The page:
The perspective and values the core members adopt through their participation changes the way they talk about food and themselves in relation to the food system. They speak about themselves and food as connected to greater processes. For instance, when asked about the produce from the cooperative, they did not talk about what their favorite thing was, or what flavors they enjoyed, or what they wished they could have more of. Rather, they talked about all the processes related to food; such as what can realistically be grown at different times of the year and how farmers handle this. They explain how they try to match the farmers’ supply with member’s expectations. For the core members, food is no longer a single item or commodity but is a part of the much larger processes of production, negotiation, procurement, distribution, and consumption.

Solution: a process not an endpoint

The principles, based on care for others and the environment, are woven into the processes of the organization. These processes are constituted by open, discursive, respectful, and inclusive dialogue between all actors. This reinforces the idea that there is not one right way to do things. Importantly this does not result in rigid rules but creates ongoing, dynamic development that requires time and flexibility as situations change. This may not be efficient nor simple but that was never the point. Kooperativet was founded on the idea that the food supply chain could be reimagined in a way that considered all stakeholders in the network. As one member said, “Kooperativet is not a service, it a community”. This model is based upon participation, engagement, and connection between members, producers, and consumers. The currency here is time, energy, and commitment.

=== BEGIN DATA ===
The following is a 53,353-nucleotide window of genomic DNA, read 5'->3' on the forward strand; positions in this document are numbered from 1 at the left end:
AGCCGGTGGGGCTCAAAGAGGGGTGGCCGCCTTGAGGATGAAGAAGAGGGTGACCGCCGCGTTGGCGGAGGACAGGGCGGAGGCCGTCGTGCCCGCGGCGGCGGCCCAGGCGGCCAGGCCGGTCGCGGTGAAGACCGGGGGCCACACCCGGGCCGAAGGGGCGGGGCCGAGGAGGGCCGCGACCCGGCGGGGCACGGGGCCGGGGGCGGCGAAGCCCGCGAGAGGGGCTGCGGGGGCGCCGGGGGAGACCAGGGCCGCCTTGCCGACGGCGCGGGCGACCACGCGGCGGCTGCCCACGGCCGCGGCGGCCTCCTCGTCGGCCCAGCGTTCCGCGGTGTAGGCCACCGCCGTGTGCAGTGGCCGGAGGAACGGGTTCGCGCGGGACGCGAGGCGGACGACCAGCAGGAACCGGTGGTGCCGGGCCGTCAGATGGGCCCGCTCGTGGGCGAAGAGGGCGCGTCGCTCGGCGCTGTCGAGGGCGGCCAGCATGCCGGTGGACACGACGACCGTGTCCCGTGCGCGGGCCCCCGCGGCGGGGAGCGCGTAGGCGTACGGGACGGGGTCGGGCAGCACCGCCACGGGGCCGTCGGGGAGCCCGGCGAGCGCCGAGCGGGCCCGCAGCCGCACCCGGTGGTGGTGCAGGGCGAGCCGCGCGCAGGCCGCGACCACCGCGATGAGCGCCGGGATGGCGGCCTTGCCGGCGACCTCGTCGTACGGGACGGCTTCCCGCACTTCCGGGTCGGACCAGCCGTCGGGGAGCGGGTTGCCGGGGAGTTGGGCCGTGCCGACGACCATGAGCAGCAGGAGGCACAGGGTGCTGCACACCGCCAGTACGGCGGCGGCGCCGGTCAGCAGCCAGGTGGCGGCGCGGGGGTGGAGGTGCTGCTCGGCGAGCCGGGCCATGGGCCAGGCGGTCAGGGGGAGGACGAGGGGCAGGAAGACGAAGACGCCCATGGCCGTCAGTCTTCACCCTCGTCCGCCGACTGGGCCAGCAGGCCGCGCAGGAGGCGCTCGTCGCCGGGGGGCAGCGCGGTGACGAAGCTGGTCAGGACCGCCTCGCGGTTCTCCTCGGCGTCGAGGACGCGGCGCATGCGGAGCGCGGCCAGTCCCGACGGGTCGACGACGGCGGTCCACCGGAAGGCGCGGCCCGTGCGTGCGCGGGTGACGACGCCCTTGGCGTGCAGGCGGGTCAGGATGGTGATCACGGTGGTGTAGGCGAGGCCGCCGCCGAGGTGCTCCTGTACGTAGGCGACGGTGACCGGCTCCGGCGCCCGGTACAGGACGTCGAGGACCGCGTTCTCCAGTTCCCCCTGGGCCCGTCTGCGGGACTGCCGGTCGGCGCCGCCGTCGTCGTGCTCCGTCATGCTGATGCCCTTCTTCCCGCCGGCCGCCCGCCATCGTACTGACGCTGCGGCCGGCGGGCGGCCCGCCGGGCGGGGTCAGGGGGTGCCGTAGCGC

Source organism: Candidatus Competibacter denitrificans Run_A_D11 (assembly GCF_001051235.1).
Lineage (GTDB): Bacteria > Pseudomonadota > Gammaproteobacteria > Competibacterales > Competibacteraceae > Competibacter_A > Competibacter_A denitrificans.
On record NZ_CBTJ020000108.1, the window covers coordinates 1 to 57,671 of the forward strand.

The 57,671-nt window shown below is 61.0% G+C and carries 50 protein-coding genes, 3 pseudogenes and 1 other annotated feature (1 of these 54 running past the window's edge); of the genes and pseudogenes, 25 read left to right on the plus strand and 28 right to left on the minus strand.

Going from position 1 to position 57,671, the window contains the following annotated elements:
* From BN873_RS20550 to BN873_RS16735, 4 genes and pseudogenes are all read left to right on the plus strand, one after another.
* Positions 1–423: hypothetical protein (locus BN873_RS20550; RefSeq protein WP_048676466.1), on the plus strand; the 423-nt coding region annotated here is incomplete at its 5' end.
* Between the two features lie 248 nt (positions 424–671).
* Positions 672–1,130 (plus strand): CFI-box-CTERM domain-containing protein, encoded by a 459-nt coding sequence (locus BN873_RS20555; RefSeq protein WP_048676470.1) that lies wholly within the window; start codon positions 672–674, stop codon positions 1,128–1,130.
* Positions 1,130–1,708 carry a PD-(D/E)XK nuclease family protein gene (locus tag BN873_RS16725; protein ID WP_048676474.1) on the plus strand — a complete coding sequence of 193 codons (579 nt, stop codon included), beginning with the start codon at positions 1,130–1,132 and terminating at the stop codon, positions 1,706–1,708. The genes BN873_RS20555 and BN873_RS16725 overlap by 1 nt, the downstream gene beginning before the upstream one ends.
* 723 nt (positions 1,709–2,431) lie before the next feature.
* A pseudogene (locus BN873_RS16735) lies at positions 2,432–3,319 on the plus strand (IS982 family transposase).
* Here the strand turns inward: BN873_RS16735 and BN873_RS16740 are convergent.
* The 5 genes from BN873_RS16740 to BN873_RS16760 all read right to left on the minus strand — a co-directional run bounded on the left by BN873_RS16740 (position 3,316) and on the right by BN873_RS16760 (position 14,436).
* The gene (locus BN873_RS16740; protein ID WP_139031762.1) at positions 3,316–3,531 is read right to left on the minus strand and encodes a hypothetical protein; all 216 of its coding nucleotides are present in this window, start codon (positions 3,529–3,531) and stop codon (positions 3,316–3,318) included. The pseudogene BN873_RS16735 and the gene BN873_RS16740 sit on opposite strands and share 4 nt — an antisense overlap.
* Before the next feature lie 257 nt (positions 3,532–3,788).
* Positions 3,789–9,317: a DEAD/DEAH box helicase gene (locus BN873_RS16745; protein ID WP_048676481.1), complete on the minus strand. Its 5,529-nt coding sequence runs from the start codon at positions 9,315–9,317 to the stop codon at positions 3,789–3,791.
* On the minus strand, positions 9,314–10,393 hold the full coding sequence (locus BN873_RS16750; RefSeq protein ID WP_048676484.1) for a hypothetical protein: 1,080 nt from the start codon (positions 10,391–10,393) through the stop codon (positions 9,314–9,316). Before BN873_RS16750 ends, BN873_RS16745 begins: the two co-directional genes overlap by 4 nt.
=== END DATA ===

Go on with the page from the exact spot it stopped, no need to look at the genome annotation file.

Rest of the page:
Complexity = Opportunity

Food systems and our relationship to food are complex. This complexity may seem overwhelming but it also offers opportunities. By engaging with food, values that are important to you can deepen, and your understanding of food can shift. You may find that food connects you to others in meaningful ways. You may enjoy being part of the processes that bring food to your table.

Fixing the food system requires complex and diverse solutions. Understanding that sustainability and justice are processes that we can take part in - and not objectives to achieve - has the potential to change the way we choose to spend our time and energy. Get involved with food and be part of the solution!

This collection of photos exemplifies how the organization endeavors to communicate its principles in action. Photo: Emma Gerritsen at Bergsmyrene gård (from top photo to black and white calf). The remainder of photos are from Thomas Anker Hodnebrog-Vibe at Ommgang Søndre.

Erin Dumbauld has just submitted her Master thesis "Ways of Knowing Food" at SUM, UiO. It will be available at the DUO Research Archive shortly. 

Av Erin Dumbauld
Publisert 19. des. 2017 10:41 - Sist endret 21. des. 2017 10:03